by
The First Circuit denied Petitioner's petition for review of an administrative order of removal, holding that Petitioner's arguments challenges to the removal order were unavailing. Petitioner was an Irish citizen who entered the United States as a child and had been living here for more than seven years when he was apprehended by immigration officials. The government charged him with having been admitted to the United States via the Visa Waiver Program (VWP) and having stayed here beyond the ninety-day period permitted by the visa that he secured through the VWP. The government then issued a final order of removal. The First Circuit denied Petitioner's petition for review, holding (1) the government presented sufficient evidence of Petitioner's removability; and (2) Petitioner's procedural due process challenge to the removal order failed. View "O'Riordan v. Barr" on Justia Law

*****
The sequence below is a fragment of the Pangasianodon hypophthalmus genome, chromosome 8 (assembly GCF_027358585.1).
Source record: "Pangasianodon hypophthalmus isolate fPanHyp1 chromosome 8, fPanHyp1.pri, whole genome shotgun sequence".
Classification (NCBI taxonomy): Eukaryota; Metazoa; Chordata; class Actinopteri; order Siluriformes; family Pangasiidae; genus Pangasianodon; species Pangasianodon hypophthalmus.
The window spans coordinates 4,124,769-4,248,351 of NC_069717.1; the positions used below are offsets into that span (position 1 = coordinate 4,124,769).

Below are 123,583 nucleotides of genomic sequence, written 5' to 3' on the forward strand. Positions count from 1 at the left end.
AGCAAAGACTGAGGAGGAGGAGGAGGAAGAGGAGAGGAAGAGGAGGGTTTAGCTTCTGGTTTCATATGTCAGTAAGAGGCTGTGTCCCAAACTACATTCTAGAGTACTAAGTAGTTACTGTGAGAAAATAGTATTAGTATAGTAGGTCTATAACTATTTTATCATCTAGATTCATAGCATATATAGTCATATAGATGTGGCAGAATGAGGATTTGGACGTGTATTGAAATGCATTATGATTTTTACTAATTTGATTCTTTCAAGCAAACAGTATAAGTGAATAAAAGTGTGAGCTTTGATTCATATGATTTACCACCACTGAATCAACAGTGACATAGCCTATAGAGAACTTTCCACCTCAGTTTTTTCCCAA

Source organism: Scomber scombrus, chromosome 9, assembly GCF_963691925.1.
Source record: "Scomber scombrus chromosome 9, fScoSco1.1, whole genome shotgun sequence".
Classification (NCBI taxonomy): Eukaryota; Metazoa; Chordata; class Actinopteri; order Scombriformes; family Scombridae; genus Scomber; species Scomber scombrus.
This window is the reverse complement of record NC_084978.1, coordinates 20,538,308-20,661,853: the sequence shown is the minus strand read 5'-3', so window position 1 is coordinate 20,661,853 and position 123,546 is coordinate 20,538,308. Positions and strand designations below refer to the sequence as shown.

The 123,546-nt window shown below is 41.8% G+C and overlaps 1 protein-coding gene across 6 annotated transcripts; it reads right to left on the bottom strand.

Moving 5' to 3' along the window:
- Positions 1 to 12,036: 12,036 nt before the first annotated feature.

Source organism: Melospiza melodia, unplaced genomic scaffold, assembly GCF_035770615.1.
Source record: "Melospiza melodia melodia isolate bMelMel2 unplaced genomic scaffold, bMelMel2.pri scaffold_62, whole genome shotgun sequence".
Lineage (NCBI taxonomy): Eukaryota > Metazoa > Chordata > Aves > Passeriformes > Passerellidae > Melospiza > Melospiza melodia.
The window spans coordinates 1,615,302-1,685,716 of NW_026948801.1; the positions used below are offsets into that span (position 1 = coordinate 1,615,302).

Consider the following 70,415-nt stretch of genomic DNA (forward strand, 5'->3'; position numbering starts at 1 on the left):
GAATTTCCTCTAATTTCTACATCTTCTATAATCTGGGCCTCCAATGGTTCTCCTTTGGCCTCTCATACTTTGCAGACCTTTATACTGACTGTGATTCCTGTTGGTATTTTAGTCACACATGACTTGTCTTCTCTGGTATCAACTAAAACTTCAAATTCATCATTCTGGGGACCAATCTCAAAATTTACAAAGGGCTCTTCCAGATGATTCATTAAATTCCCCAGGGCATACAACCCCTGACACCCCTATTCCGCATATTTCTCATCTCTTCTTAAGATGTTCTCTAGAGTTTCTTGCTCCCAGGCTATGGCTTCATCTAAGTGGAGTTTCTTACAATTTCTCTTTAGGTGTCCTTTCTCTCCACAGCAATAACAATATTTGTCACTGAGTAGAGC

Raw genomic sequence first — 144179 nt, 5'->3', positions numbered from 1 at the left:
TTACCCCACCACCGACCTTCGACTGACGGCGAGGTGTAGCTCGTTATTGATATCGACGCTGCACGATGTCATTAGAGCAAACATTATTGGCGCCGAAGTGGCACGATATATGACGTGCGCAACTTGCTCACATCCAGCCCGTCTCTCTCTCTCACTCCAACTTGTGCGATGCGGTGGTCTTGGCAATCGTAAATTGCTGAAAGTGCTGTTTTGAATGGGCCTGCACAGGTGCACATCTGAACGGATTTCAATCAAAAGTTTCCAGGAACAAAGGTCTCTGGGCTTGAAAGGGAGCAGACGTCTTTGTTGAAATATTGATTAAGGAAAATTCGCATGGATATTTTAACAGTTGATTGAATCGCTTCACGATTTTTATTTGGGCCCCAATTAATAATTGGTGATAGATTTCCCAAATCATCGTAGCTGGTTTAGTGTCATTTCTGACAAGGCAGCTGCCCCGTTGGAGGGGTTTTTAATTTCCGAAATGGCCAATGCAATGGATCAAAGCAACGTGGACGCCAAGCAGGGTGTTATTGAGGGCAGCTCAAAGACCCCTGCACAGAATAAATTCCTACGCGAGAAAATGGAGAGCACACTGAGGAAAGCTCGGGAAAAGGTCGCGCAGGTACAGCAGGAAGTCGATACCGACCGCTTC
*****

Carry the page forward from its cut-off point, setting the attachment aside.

by
The Supreme Court vacated the judgment of the intermediate court of appeals and vacated Defendant's conviction of promoting a dangerous drug in the third degree and unlawful use of drug paraphernalia, holding that Defendant's motion to suppress should have been granted because he was seized longer than was necessary for the police to conduct an investigation confirming the absence of a required tax decal. The pat-down of Defendant occurred after a police officer noticed Defendant riding a bicycle lacking a tax decal, which is required by law on all bicycles with wheels twenty inches or more in diameter. After the time necessary for the police to conduct the investigation confirming the officer's reasonable suspicion that the tax decal was missing and to issue a citation for the missing decal, a warrant check came back from dispatch indicating that Defendant had an outstanding warrant. Defendant was arrested based on the outstanding warrant, and a search incident to arrest revealed drugs and drug paraphernalia. The Supreme Court held (1) Defendant's arrest was illegal because the warrant check came back after the span of time necessary for the police to write and issue the citation; and (2) therefore, the evidence obtained as a result of the arrest was fruit of the poisonous tree. View "State v. Iona" on Justia Law